More...


  • Closed Accounts Posts: 13,993 ✭✭✭✭recedite


    techdiver wrote: »
    Treason? No he's not a citizen.
    Espionage? No, he was not present in the country during the crime.
    That's the thing about the US; they reserve the right to extradite foreign citizens for perceived crimes against the USA, or failing that, to illegally use " direct rendition" to "render" them to someplace where no human rights and only martial laws apply, like Guantanamo Bay in Cuba.

    But when the shoe is on the other foot, they refuse to allow their own people to be tried at the International Criminal Court.


  • Closed Accounts Posts: 23,495 ✭✭✭✭Billy86


    johnp001 wrote: »
    In fact Wikileaks have a track record of publishing the information available to them without political bias.
    It's not exactly that credible to have Assange claiming that he is not using Wikileaks as a personal tool though, is it? Not really any different from taking Clinton on face value if she said she didn't delete any emails, or Trump if he said he didn't have any dodgy tax details. It's also tricky to come across information that you're not searching for in the first place, compared to information that you are feverishly trawling for non-stop.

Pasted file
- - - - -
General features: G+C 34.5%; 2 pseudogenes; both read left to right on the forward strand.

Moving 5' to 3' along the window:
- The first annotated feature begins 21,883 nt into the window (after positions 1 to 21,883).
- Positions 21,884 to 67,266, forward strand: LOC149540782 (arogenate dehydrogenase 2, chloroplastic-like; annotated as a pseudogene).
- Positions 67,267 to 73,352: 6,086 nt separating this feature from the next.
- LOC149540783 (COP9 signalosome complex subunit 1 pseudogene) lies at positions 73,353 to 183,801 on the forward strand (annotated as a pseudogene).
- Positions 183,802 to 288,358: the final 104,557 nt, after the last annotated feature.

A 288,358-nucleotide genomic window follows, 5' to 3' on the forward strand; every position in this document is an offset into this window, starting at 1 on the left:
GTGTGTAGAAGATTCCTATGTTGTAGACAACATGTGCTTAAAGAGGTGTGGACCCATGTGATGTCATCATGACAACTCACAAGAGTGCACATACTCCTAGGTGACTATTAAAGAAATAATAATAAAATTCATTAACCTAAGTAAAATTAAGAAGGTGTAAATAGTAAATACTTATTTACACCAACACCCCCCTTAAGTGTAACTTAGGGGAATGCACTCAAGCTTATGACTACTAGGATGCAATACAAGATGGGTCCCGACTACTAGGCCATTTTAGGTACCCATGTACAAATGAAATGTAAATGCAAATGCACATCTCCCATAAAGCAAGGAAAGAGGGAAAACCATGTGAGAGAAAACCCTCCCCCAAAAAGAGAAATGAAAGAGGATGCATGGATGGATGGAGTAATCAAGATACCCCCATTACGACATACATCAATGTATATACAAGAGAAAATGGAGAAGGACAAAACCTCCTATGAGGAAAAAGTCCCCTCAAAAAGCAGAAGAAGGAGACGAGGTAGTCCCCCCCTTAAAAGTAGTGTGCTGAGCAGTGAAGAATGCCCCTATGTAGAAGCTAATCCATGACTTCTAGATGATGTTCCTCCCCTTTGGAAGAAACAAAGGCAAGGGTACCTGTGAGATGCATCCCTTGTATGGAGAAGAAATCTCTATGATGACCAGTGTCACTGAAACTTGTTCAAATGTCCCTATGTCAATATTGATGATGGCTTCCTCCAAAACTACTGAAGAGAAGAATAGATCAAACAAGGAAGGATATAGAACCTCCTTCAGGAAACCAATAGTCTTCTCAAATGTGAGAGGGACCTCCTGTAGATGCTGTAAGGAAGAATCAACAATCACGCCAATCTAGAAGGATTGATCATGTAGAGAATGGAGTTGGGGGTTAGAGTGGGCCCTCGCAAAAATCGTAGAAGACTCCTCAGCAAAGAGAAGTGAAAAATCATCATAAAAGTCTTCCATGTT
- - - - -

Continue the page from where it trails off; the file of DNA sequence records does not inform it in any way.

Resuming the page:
They treated the Clinton emails differently to other items they have before in order to go all-out on them, something which was even criticised from the likes of Edward Snowden and Glenn Greenwald. Assange and Wikileaks' very hostile, defensive responses to these comments say an awful lot more than an official statement from Wikileaks' founder claiming to not be using Wikileaks as a partisan outlet for his own benefit. Actions, like the above and of openly taking the side of Breitbart (otherwise known as the Trump presidential campaign) and their staff in non-political matters speak far louder than empty words - their initial role was .